- Arm, arm, my name! a puny subject strikes
- At thy great glory. Look not to the ground,
- Ye favourites of a king; are we not high?
- High be our thoughts. I know my uncle York
- Hath power enough to serve our turn. But who comes here?
[Enter SIR STEPHEN SCROOP.]
- More health and happiness betide my liege
- Than can my care-tun'd tongue deliver him!
- Mine ear is open and my heart prepar'd:
- The worst is worldly loss thou canst unfold.
- Say, is my kingdom lost? Why, 'twas my care,
- And what loss is it to be rid of care?
- Strives Bolingbroke to be as great as we?
- Greater he shall not be: if he serve God
- We'll serve him too, and be his fellow so:
- Revolt our subjects? That we cannot mend;
- They break their faith to God as well as us:
- Cry woe, destruction, ruin, loss, decay;
- The worst is death, and death will have his day.
- Glad am I that your highness is so arm'd
- To bear the tidings of calamity.
- Like an unseasonable stormy day
- Which makes the silver rivers drown their shores,
- As if the world were all dissolv'd to tears,
- So high above his limits swells the rage
- Of Bolingbroke, covering your fearful land
- With hard bright steel and hearts harder than steel.
- White-beards have arm'd their thin and hairless scalps
- Against thy majesty; and boys, with women's voices,
- Strive to speak big, and clap their female joints
- In stiff unwieldy arms against thy crown;
- Thy very beadsmen learn to bend their bows
- Of double-fatal yew against thy state;
- Yea, distaff-women manage rusty bills
- Against thy seat: both young and old rebel,
- And all goes worse than I have power to tell.
- Too well, too well thou tell'st a tale so ill.
- Where is the Earl of Wiltshire? Where is Bagot?
- What is become of Bushy? Where is Green?
- That they have let the dangerous enemy
- Measure our confines with such peaceful steps?
- If we prevail, their heads shall pay for it.
- I warrant they have made peace with Bolingbroke.
- Peace have they made with him indeed, my lord.
- O villains, vipers, damn'd without redemption!
- Dogs, easily won to fawn on any man!
- Snakes, in my heart-blood warm'd, that sting my heart!
- Three Judases, each one thrice worse than Judas!
- Would they make peace? Terrible hell make war
- Upon their spotted souls for this offence!
- Sweet love, I see, changing his property,
- Turns to the sourest and most deadly hate.
- Again uncurse their souls; their peace is made
- With heads, and not with hands: those whom you curse
- Have felt the worst of death's destroying wound
- And lie full low, grav'd in the hollow ground.
- Is Bushy, Green, and the Earl of Wiltshire dead?
- Ay, all of them at Bristol lost their heads.
- Where is the Duke my father with his power?
- No matter where. Of comfort no man speak:
- Let's talk of graves, of worms, and epitaphs;
- Make dust our paper, and with rainy eyes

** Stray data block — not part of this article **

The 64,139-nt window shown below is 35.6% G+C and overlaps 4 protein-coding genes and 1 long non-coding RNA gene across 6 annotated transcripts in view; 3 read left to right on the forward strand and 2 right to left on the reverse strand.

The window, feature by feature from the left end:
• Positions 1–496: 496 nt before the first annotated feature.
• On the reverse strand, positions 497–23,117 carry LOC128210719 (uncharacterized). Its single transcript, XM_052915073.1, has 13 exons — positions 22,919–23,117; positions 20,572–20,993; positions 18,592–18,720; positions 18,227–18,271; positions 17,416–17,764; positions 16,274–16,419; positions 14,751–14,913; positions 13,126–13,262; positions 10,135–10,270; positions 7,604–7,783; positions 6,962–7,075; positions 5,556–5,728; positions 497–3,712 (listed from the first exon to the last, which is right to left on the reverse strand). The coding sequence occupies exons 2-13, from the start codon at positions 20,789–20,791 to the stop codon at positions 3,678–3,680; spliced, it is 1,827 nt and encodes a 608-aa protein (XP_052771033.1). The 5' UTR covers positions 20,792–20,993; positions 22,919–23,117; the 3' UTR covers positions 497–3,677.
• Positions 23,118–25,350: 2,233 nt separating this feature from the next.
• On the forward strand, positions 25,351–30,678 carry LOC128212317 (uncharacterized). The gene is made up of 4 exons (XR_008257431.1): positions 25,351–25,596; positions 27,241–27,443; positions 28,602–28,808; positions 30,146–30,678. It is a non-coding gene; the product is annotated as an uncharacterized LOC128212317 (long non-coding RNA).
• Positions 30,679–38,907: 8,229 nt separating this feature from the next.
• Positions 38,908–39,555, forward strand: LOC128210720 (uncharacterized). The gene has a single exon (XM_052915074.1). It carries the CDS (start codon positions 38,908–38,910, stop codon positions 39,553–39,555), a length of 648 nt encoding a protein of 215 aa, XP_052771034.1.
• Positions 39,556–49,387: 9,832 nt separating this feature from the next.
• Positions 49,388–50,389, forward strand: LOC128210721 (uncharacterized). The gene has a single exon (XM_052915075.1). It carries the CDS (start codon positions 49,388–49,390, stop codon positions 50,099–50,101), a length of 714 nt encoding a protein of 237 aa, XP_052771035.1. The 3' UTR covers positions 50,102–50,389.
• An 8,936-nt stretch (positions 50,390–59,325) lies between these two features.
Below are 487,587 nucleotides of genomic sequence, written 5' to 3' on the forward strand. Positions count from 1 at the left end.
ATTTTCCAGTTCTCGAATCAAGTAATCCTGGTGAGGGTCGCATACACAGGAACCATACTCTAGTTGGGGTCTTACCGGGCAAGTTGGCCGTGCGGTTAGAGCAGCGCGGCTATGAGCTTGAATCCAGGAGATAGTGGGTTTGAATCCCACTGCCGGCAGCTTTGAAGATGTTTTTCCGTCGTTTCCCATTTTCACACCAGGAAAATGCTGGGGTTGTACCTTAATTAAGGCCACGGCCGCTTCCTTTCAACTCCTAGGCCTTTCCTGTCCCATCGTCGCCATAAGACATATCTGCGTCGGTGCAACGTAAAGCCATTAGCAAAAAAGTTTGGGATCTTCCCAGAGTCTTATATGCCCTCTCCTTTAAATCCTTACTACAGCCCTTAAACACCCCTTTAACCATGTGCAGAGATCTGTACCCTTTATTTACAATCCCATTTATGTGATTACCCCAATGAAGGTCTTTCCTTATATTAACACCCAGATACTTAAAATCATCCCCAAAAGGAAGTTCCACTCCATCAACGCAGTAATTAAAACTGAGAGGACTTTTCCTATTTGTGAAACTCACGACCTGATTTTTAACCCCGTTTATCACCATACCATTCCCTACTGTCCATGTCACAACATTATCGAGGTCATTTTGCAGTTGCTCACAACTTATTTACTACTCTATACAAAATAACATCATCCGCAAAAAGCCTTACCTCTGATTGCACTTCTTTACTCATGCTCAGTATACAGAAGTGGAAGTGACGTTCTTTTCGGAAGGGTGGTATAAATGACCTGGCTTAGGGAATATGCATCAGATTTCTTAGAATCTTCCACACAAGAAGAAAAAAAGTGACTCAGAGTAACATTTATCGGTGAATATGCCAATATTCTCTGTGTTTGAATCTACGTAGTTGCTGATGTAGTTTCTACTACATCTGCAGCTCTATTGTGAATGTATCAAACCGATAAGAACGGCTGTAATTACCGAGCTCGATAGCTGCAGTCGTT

- Write sorrow on the bosom of the earth.
- Let's choose executors and talk of wills;
- And yet not so—for what can we bequeath
- Save our deposed bodies to the ground?
- Our lands, our lives, and all are Bolingbroke's.
- And nothing can we can our own but death,
- And that small model of the barren earth
- Which serves as paste and cover to our bones.
- For God's sake let us sit upon the ground
- And tell sad stories of the death of kings:
- How some have been deposed, some slain in war,
- Some haunted by the ghosts they have depos'd,
- Some poison'd by their wives, some sleeping kill'd;
- All murder'd: for within the hollow crown
- That rounds the mortal temples of a king
- Keeps Death his court; and there the antick sits,
- Scoffing his state and grinning at his pomp;
- Allowing him a breath, a little scene,
- To monarchize, be fear'd, and kill with looks,
- Infusing him with self and vain conceit
- As if this flesh which walls about our life
- Were brass impregnable; and, humour'd thus,
- Comes at the last, and with a little pin
- Bores through his castle wall, and farewell, king!
- Cover your heads, and mock not flesh and blood
- With solemn reverence: throw away respect,
- Tradition, form, and ceremonious duty;
- For you have but mistook me all this while:
- I live with bread like you, feel want,
- Taste grief, need friends: subjected thus,
- How can you say to me I am a king?
- My lord, wise men ne'er sit and wail their woes,
- But presently prevent the ways to wail.
- To fear the foe, since fear oppresseth strength,
- Gives, in your weakness, strength unto your foe,
- And so your follies fight against yourself.
- Fear and be slain; no worse can come to fight;
- And fight and die is death destroying death;
- Where fearing dying pays death servile breath.
- My father hath a power; inquire of him,
- And learn to make a body of a limb.
- Thou chid'st me well. Proud Bolingbroke, I come